Not only is the notion of"early" muddled, but the question of what is being detected is also difficult to grasp.36 Nearly one third of the women with tumors undetected by mammogram have positive Iymph nodes--a sign that the disease is already systemic.37 Mammography fails to detect one fifth of all cancers; in women under 50, it misses as much as 40%.38 Unfortunately, having a clear mammogram does not mean that a woman is cancer-free. But because many cases are visualized by mammography, the current recommendation is that, especially for women over 50, it is a useful tool--particularly when a qualified technician uses a reliable mammography machine with a skilled radiologist interpreting the results. As counterintuitive as it sounds, radiologists Samuel Hellman and Jay Harris39 assert that
"[d]etection of cancer at an earlier stage does not necessarily imply an improved cure rate."
Axillary Node Dissection
Axillary node dissection is another procedure that is no longer routinely justified, yet remains firmly entrenched. Halsted was wrong: cancer does not spread in an orderly fashion via the Iymph system, node by node. Whether nodes are positive or negative does not necessarily foretell whether an individual woman will have a survival advantage. An early hypothesis posited that the presence of malignancy in the Iymph nodes served as a marker for who should receive chemotherapy. But new studies have shown that it is not an accurate prognostic measure. In 1986, Hellman and Harris39 reported the following: "Twenty-five percent of patients without axillary Iymph-node involvement develop metastases while 25 percent of those with axillary Iymph-node metastases never develop distant metastases." Thirty-eight percent of women with negative Iymph nodes die of the disease, which demonstrates that the positive or negative status of these nodes does not provide reliable prognostic information.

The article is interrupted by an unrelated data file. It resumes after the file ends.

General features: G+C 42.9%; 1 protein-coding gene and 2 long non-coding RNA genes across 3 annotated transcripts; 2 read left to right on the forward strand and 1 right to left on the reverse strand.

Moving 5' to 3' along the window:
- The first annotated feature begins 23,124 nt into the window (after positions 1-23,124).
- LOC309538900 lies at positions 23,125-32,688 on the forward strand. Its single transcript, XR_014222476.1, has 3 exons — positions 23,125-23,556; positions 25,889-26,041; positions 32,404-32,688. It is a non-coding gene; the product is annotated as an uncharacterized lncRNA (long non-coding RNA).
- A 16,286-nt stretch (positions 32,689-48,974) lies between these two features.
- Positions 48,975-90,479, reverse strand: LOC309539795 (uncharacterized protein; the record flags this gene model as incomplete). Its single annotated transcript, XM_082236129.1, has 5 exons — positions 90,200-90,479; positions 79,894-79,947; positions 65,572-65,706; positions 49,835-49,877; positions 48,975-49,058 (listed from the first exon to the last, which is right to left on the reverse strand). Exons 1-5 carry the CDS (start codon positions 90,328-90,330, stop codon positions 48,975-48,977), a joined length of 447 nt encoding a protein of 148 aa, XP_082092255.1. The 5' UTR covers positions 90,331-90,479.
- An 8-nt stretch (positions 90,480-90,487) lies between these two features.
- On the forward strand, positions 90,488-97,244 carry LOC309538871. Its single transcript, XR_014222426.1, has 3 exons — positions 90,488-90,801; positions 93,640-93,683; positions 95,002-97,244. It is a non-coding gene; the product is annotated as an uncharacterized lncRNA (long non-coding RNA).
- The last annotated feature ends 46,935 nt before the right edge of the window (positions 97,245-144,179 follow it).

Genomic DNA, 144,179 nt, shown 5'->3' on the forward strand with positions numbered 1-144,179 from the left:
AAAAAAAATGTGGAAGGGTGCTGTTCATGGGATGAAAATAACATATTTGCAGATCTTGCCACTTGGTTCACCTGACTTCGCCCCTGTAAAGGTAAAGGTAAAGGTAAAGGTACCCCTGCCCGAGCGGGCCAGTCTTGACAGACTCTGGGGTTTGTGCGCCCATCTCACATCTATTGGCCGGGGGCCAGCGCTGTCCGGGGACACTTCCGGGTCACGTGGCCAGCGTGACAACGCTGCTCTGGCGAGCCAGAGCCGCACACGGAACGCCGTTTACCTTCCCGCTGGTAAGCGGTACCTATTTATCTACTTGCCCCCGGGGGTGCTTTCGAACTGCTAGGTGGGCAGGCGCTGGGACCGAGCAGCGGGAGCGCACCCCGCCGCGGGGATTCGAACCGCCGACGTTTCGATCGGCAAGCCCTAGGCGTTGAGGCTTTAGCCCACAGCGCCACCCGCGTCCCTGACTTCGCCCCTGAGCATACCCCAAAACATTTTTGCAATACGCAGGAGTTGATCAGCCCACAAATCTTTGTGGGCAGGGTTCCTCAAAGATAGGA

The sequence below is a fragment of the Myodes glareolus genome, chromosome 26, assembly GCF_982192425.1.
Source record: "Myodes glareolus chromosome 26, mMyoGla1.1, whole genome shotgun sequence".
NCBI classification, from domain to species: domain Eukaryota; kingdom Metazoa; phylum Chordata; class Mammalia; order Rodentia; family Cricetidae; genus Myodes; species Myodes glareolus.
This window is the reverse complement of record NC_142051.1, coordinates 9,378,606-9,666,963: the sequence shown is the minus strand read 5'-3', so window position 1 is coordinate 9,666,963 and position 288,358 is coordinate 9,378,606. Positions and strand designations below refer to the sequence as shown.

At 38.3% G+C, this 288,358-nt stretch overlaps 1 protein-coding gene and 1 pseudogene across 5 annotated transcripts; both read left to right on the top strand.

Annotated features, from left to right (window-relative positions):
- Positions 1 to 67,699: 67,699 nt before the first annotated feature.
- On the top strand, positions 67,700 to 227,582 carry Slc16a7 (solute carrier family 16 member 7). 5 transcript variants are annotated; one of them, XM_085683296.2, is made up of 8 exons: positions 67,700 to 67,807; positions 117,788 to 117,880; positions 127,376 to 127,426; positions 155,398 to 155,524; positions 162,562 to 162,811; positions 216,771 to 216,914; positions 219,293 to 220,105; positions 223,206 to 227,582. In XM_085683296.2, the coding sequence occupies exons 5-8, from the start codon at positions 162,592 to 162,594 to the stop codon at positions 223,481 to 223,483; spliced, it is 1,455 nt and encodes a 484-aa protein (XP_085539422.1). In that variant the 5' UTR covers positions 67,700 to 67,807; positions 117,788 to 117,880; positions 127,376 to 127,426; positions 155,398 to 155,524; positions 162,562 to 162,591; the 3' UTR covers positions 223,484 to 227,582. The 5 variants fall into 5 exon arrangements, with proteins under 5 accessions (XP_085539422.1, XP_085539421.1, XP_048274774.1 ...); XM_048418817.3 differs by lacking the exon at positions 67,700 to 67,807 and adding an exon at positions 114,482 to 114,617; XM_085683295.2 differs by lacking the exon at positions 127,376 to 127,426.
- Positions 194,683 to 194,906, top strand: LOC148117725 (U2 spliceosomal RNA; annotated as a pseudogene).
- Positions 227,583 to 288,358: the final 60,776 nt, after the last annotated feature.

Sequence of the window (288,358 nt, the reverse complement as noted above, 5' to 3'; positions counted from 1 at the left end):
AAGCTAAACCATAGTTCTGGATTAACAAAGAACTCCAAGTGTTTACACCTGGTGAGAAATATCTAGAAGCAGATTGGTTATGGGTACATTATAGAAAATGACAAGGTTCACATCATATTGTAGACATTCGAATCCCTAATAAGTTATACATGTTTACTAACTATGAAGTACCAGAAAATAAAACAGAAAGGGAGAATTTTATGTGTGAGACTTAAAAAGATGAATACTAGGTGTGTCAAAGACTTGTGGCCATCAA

Harvard surgeon Blake Cady urges that "[w]e need to move beyond the latest dogma and convention regarding routine axillary dissection for established functionally equivalent goals" (note 13). In a book called Important Advances in Oncology 1996, Cady writes a chapter titled "Is Axillary Node Dissection Necessary in Routine Management of Breast Cancer? No." Surgeon Peter Deckers suggests that "[w]ithin the next decade, axillary dissection will be extinct."33(p363) Again, it is the cellular biology that is most crucial in determining prognosis and treatment, and this is now the focus of current research. But there is a lag time between the incorporation of new information and the dispatch of old habits.
Fisher's Protocol B-04 study established that axillary node dissection does not provide survival benefit. When further treatment was dependent on whether the nodes show malignancy, then node dissection was perceived to be a useful procedure. Today, however, we have many biological markers that provide information equivalent to positive or negative node status, rendering this procedure obsolete. If these markers suggest that a tumor is aggressive, women will receive chemotherapy regardless of the status of their axillary nodes. The medical school dictum applies: "If the results of a test do not change what you do, do not do the test." So why does it continue as routine procedure? Again, one suspects a lag between habit and the adoption of the newer logical thinking. When queried, many oncologists say, "I just feel more comfortable knowing about the nodes." But unless there is good justification for axillary node dissection, it should be questioned because it does harm.